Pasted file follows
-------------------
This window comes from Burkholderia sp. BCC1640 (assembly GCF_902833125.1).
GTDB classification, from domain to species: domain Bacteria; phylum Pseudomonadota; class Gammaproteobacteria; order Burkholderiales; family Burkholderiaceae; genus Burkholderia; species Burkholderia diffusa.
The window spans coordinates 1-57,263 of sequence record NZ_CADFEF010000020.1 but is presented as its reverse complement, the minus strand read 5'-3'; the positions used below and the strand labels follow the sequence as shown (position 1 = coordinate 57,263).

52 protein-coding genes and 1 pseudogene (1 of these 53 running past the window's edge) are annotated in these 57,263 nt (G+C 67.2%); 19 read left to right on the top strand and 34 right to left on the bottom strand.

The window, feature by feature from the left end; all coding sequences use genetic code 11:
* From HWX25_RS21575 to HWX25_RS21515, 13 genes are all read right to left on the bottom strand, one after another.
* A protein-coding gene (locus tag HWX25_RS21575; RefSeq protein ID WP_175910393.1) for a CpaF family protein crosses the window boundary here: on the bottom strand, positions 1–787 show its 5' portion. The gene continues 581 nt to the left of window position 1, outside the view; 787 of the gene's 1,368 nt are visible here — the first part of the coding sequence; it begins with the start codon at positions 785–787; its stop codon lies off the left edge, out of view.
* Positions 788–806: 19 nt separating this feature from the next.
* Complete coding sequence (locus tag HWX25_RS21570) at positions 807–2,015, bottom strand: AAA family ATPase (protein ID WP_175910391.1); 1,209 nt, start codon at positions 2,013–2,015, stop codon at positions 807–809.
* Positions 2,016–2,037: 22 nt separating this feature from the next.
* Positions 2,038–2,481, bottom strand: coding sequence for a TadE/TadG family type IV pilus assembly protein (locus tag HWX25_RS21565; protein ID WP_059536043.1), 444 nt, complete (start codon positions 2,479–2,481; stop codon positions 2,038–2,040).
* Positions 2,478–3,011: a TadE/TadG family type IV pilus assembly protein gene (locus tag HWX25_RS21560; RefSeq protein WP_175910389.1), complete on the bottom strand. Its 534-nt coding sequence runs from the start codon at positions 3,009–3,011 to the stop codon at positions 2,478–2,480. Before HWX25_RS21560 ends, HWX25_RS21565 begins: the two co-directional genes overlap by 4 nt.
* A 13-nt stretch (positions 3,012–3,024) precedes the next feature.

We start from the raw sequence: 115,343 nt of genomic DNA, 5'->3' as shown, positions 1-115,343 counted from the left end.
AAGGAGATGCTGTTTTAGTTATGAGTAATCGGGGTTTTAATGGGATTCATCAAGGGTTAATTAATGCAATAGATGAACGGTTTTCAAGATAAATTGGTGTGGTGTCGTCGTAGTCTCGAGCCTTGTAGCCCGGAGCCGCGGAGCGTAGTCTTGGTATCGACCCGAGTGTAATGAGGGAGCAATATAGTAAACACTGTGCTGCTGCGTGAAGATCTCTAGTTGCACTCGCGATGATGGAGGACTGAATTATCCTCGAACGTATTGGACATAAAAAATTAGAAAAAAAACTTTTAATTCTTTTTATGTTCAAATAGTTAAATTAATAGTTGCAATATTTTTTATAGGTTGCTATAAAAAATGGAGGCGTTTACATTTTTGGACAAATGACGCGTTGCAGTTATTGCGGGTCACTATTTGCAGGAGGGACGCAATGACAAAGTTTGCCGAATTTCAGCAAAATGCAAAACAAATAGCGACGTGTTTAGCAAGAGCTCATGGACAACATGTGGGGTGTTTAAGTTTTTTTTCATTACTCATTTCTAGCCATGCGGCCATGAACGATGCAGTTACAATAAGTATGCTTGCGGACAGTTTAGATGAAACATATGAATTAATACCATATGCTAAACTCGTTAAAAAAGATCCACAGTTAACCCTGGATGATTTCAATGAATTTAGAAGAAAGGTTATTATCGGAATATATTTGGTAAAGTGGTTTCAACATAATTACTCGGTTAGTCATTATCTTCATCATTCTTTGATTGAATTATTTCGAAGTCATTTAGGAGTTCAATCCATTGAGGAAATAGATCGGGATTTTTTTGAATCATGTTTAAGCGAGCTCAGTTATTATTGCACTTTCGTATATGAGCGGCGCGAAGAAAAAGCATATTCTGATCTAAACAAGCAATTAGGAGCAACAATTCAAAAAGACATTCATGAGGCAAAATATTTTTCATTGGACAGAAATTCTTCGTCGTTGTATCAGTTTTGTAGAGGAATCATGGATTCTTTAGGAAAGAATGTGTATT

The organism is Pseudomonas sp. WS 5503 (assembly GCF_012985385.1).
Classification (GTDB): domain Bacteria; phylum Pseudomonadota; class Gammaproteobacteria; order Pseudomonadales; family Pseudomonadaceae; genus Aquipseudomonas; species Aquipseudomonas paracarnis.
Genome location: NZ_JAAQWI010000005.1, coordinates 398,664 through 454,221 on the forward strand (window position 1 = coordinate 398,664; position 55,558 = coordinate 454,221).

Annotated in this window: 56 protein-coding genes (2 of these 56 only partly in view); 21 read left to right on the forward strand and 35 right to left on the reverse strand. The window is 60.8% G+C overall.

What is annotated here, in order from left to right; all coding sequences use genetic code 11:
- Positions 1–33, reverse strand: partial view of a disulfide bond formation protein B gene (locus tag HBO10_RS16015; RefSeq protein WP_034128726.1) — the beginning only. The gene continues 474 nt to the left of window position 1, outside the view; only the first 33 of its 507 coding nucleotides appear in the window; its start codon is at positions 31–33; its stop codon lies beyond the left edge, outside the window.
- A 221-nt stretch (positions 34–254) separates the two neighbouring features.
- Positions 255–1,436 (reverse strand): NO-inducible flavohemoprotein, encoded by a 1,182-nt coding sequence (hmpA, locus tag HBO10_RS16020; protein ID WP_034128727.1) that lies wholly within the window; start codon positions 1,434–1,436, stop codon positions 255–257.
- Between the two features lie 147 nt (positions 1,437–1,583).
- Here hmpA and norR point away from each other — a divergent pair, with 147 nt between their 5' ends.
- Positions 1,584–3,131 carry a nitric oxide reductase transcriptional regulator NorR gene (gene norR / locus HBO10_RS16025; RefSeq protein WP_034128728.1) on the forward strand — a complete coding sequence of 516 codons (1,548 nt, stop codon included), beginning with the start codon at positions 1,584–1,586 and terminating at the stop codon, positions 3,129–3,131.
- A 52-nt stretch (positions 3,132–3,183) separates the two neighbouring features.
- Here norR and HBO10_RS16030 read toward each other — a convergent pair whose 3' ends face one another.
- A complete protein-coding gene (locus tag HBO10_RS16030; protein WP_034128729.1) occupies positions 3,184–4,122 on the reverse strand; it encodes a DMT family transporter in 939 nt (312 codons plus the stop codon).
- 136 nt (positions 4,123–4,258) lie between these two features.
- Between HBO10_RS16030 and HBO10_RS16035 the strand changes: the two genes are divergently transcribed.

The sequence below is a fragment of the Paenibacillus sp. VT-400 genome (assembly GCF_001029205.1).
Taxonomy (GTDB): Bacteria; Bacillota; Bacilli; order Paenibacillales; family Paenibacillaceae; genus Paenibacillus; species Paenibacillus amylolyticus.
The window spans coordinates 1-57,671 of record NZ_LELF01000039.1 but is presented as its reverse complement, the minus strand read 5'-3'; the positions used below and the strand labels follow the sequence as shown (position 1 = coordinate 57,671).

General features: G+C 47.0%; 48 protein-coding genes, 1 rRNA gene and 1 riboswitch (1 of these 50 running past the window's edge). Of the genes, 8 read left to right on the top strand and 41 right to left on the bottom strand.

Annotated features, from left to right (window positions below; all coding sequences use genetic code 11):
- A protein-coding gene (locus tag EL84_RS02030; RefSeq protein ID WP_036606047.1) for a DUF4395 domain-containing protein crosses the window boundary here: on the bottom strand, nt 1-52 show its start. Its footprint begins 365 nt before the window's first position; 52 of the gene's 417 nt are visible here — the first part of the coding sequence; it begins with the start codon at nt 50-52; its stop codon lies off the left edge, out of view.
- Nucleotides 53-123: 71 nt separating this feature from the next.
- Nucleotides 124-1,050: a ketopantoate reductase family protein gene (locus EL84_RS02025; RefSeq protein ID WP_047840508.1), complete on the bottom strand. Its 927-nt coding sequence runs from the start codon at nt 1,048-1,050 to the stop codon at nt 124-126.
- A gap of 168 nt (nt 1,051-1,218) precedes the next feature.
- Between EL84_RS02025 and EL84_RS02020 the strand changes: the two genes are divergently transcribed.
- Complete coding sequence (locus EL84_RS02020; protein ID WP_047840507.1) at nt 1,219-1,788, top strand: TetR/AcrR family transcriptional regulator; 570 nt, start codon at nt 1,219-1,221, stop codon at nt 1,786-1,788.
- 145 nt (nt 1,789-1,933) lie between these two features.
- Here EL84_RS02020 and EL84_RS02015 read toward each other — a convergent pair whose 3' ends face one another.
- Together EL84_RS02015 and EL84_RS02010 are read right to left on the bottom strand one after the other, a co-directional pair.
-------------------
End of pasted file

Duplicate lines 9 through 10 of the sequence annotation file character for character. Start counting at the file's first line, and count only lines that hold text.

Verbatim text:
* Complete coding sequence (locus tag HWX25_RS21570) at positions 807–2,015, bottom strand: AAA family ATPase (protein ID WP_175910391.1); 1,209 nt, start codon at positions 2,013–2,015, stop codon at positions 807–809.
* Positions 2,016–2,037: 22 nt separating this feature from the next.